Sunday, December 15, 2013

Cothill Fen and Christmas Lunch at the Merry Miller, 14th December 2013

We gathered in the car park opposite the Merry Miller for our session at Cothill Fen, led by Dr Judy Webb. Once again, we were very lucky with the weather as it was fine and sunny. We walked along the footpath to the fen and Judy pointed out the new fencing that has been installed to keep the ponies in, which are being introduced early next year to graze the fen.

We could not do our originally planned task of reed raking as they had not been cut so instead we set to work cutting back any vegetation that was encroaching on the fen and cutting back any shoots that were sprouting from the tree stumps. If trees and shrubs are allowed to grow on the fen, they will take over and the fen will become scrub, thus destroying the unique ecosystem of an alkaline fen. There were orange tapes tied to some of the stumps where rare plants were growing, such as a rare fern and a dark-leaved willow.

During our tea break and sampled some of Robert's home made cinnamon biscuits and Judy showed us the fungi she had collected. Then it was back to work and even though we thought we had finished cutting back the sprouting stumps, we kept finding more.

We made our way back to the car park and thence across the road for our pre Christmas lunch at the Merry Miller, which we all thoroughly enjoyed.

That was our last session before the Christmas and New Year break. The next session on 11th January will be the A.G.M. but before that some of us will be going to see the Creation Theatre production "The Lion, the Witch and the Wardrobe".
-Eleanor

 

Sally and Kate cutting back encroaching vegetation

Kevin and Margaret hard at work

Tea Break

Enjoying Robert's cinnamon biscuits

Judy shows off her blewits

Festive cheer at the Merry Miller
 

Tuesday, December 10, 2013

Abrahams Wood, Boars Hill, 7th December 2013

This Saturday's venue was Abrahams Wood, Boars Hill, on  Oxford Preservation Trust land.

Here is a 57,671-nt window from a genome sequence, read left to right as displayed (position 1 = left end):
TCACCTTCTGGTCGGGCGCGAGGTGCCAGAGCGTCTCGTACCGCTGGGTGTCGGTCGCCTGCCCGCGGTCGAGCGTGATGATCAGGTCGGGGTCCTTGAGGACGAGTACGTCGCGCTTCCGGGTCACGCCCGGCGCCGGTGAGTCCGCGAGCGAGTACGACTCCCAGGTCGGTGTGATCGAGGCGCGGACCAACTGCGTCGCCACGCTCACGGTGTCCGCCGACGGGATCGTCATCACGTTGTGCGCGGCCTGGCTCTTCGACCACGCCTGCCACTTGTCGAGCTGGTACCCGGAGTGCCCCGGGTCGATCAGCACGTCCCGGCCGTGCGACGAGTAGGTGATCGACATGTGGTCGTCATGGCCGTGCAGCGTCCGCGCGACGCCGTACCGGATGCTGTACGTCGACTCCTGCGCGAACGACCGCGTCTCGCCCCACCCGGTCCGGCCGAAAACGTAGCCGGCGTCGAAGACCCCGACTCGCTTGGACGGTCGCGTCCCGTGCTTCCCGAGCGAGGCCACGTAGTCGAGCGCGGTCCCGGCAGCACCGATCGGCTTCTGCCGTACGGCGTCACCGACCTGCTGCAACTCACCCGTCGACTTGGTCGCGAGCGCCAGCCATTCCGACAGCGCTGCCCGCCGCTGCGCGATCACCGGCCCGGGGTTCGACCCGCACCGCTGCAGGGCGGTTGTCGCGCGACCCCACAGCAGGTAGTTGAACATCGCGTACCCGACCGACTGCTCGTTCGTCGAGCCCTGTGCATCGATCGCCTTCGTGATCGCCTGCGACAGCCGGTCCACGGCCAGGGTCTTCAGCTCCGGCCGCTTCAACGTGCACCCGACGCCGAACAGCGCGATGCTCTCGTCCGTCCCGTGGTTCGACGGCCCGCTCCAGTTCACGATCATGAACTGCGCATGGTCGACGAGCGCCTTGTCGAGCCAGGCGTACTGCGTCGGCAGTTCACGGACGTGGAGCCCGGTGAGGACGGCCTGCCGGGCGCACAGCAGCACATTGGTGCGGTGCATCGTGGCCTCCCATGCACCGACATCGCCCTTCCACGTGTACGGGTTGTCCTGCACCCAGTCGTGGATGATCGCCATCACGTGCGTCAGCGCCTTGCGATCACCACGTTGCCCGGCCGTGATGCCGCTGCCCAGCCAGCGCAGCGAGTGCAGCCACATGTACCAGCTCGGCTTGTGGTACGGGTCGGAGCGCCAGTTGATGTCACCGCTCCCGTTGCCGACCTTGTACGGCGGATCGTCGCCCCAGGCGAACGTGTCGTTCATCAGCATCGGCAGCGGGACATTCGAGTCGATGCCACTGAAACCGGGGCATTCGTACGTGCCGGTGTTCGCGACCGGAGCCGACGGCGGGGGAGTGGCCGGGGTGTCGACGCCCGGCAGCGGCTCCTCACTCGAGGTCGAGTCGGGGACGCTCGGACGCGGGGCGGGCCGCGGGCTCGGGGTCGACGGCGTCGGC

The site has become one of our favourites; not just for the lovely view over the dreaming spires of Oxford, but also due to the fact that being a smallish wood, a limited work force can achieve quite a lot in a morning's session.

Our main effort is usually to keep down the non-indigenous plants that have invaded the area, allowing the light to get through so native shrubs such as hazel and holly can grow.

Invasive bamboo and laurel have unfortunately become rather established in Abrahams Wood. However, if the laurel shrubs in particular can be tackled before they grow too big, they can be kept under control fairly easily.  It is possible to get a bow saw through their relatively soft limbs, and log habitat piles can then be created with the cut wood.  These piles also serve as a great indication of our efforts at the end of the day!

It was pleasing to see that our previous work of building barriers to stop deer stripping native tree saplings, seems to have done the job.  Earlier in the year we constructed willow 'doughnuts' around young trees using coppiced willow and also created a large continuous waist high fence of cut branches, stretching across the wood for this purpose.

By the end of the session and with a well earned refreshment break of seasonal Stollen cake plus home made chocolate cheese cake, we were very satisfied with our efforts.
-Kevin

Sunday, December 1, 2013

Stonehill House, 30th November 2013

On a fine, sunny Saturday morning eight of us met in the courtyard of Stonehill House, a lovely red brick manor house on the southern edge of Abingdon. The house, outbuildings and gardens are used as a Russian cultural centre as well as hosting projects such as theraputic gardening for people suffering from mental illness.

Our task was to clear a footpath through the woods and remove tree guards from the various trees with which the fields had been extensively planted.

We walked through the grounds and the woods into the field with the young trees. Three people stayed in the wood to clear the footpath and the rest of us set to work removing the tree guards, loading them into barrows and taking them to the top of the field to dump by the gate. We had had a pevious session removing the guards back in April and there still seemed to be hundreds left. The footpath rakers soon finished their task and came to join us.

The field has several badger sets near the northern border but as it was broad daylight, we saw no sign of them snuffling around, eating worms, moving goalposts or whatever else badgers are reputed to do.

We enjoyed our coffee break in the pleasant sunshine and then carried on with our task until it was time to pack up. We had made very good progress but there were still some tree guards left and we hadn't even been able to start on the field at the other side of the house, so I expect we will be back some time in the new year.
-Eleanor


Dieuwke, Carolyn and Ursula clearing the footpath

Colin removing tree guards

coffee break

pegasus in the courtyard

James removing tree guards